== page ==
An ardent listener to radio news, Sani one day heard the news about government’s plans to register farmers for the Growth Enhancement Support (GES) programme.
The GES programme is a Federal Government’s initiative, aimed at subsidising the cost of major agricultural inputs such as fertiliser and seeds.
Under the initiative, the direct procurement and distribution of farm inputs to farmers is discontinued and supplies are expected to be done through an electronic distribution channel known as the e-wallet.
The conditions of the e-wallet scheme stipulate that a farmer, registered under the GES, is expected to pay 50 per cent of the cost of farm inputs, while the federal and state governments would pay 25 per cent each.
Thrilled by the cheering news, Sani dashed to the nearest Farmers’ Database Office to inquire about how the e-wallet scheme, its workings and procedures, and he was duly informed that he ought to register with his mobile phone.
``I don’t have a mobile phone,’’ he shrieked, asking: ``How else can I get my farm inputs?’’
Another farmer, Musa Garba, wanted to sign up for the GES programme but he complained about his inability to comprehend what the programme is all about.
``How dem go think say we go know e-wallet? They know say we no sabi turenchi (English),’’ he moaned in Pidgin English.
The case of Sani and Garba aptly reflects the plight of many farmers who are finding it difficult to participate in the GES scheme due to some extraneous factors.
The situation has particularly affected some dry season farmers in the FCT who bemoaned the government’s inability to distribute fertiliser to them for irrigation farming.
From all indications, the dry season (fadama) farmers are apparently unaware of the new Federal Government’s strategy regarding the procurement and distribution of farm inputs.
The farmers particularly complained that the high cost of fertiliser in the open market was not affordable to most of them.
They grumbled that while the government sold fertilisers to marketers at the rate of N2, 800 per bag, the marketers was selling the commodity at the rate of N6, 200 per bag to farmers.
Alhaji Bukar Tijani, the Minister of State for Agriculture and Rural Development, who launched the e-wallet scheme for the southern part of the country in March, said that rice, maize and soya beans would be distributed under the GES programme.
``This e-wallet initiative requires that a farmer should redeem his part of the GES, which is 50 per cent payment, while the federal and state governments would pay 25 per cent each,’’ he said.
Besides, Tijani said that the new policy would enable private sector organisations to procure and distribute agricultural inputs directly.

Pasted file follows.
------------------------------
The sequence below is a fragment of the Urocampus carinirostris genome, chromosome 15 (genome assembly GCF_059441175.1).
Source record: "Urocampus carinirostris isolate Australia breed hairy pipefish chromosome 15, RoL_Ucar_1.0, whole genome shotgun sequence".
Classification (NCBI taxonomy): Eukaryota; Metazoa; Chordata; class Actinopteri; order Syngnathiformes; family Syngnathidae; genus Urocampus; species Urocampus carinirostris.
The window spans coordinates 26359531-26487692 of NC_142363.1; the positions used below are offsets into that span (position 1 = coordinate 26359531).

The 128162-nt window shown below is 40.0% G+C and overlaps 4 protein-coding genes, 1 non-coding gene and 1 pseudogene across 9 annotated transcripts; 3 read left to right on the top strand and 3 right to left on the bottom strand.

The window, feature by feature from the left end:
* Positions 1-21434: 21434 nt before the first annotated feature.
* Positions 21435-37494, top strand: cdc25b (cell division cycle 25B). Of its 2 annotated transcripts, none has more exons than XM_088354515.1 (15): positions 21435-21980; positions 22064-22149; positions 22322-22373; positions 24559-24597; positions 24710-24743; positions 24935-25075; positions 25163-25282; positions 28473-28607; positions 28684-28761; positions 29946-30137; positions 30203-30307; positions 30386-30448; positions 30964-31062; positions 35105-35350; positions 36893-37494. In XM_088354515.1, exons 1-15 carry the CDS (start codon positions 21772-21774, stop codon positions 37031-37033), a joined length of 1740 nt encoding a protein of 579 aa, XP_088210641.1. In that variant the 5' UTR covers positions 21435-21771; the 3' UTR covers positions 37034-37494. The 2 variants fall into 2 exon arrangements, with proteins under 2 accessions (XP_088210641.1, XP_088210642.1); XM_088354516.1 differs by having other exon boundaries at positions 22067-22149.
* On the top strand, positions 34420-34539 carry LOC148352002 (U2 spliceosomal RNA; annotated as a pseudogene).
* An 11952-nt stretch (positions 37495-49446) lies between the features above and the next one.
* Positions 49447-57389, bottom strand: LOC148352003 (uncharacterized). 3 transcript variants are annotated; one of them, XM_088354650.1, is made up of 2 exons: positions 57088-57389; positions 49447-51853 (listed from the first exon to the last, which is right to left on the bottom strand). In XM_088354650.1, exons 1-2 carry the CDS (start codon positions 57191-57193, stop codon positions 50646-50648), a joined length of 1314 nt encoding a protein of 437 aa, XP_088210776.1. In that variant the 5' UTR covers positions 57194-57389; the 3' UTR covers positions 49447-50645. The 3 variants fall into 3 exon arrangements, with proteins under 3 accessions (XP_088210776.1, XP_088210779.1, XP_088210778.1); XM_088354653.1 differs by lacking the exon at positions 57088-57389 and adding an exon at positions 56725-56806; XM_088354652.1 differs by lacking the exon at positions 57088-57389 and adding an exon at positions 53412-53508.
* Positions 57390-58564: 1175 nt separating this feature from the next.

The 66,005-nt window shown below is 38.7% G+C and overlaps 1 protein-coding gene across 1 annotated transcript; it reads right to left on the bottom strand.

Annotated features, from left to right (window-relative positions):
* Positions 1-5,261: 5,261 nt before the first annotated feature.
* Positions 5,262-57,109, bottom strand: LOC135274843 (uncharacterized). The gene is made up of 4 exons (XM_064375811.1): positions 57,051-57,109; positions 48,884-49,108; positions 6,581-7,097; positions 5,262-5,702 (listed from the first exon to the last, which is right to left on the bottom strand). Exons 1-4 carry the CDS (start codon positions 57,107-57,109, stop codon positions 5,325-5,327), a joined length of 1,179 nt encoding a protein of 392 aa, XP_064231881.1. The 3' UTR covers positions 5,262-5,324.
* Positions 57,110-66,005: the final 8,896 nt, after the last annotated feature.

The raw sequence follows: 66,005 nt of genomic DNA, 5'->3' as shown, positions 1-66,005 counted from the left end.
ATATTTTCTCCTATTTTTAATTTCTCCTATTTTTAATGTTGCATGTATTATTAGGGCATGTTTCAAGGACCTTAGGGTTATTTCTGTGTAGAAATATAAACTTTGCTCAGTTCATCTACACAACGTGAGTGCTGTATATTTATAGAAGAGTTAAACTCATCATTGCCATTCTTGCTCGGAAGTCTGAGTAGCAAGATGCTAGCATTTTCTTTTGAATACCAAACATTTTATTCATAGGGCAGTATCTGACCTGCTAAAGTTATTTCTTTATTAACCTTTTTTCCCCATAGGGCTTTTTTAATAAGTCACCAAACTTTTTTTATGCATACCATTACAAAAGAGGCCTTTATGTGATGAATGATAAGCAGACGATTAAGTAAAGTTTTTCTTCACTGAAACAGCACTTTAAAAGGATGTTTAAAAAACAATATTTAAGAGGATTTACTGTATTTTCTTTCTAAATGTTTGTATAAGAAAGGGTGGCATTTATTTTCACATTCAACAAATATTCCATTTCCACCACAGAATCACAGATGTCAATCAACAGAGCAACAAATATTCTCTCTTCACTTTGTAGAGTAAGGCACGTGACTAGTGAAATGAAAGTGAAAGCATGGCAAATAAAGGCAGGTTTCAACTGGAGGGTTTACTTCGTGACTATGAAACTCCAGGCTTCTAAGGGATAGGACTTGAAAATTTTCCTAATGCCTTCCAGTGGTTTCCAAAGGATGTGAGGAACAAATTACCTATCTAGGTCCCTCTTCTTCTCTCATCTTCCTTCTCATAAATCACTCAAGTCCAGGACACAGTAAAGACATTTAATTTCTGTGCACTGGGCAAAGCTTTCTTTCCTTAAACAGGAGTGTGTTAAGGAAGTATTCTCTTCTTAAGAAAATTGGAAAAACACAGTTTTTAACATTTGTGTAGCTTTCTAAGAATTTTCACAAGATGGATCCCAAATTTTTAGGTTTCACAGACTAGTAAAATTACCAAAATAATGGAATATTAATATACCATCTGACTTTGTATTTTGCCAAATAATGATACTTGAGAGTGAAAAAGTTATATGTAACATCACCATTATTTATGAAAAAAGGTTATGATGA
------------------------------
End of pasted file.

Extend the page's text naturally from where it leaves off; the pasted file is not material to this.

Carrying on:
He also said that all the local government councils in the country would have their own agro-inputs’ dealers that would work in concert with the suppliers.
The minister stressed that the dealers would not be government workers, adding that farmers would soon start receiving Short Message Service (SMS) alerts, notifying them of the inputs’ procurement and distribution processes.
As part of efforts to ensure the success of the GES programme, the National Agricultural Seeds Council (NASC) pledges to ensure that 90 per cent of the farm inputs get to the registered farmers.
Mr Olusegun Olatokun, the Coordinating Director of NASC, recalled that only 11 per cent of the inputs got to the farmers during the first phase of the project.
He said that under the second phase, which just ended, the farmers received about 50 per cent of the inputs, reflecting a remarkable improvement.
Olatokun said that the language and communication problems of the programme had been rectified, as farmers would now receive text messages on farm inputs’ arrival in the three major Nigerian languages and Pidgin English.
He explained that paper vouchers would be used in areas without mobile phone networks and for farmers who did not have cell phones.
Olatokun, however, noted that at the end of the second phase of the project, some farmers complained that the prices of their commodities crashed due to increased production.
Mr Akinbolawa Osho, the Director of Fertiliser in Federal Ministry of Agriculture and Rural Development, nonetheless, expressed optimism that the GES programme for farmers would succeed.
He recalled that the National Council on Agriculture unanimously agreed in 2011 to implement the scheme for the southern states initially before going up north.
Osho stressed that the pilot stage of the GES programme for the southern states was launched in Ekiti State on April 30 this year.
``Our plan actually is that we will move up north by the end of May or in the first week of June,’’ he added.
He, however, underscored the ministry’s preparedness to initiate the GES programme in any state that was ready to participate in the scheme.
Osho, nonetheless, noted that farmers in Katsina State were already obtaining their cotton seeds under the scheme because if they failed to get the seeds now, it would affect their production.
He said that the Federal Government targeted five million farmers in the first phase of the GES programme, out of the estimated 60 million farmers in the country.
Osho explained that the scheme was introduced to help the private sector to develop marketing channels to reduce most of the difficulties encountered by farmers in acquiring fertiliser and other farm inputs.
He, however, appealed to the farmers to be patient with the Federal Government as the GES programme was primarily introduced to reduce the myriad bureaucratic bottlenecks which farmers encounter in accessing farm inputs.
The GES programme has definitely come to stay but agriculturists stress that concerted efforts should be made to enable the country’s farmers to derive maximum benefits from the scheme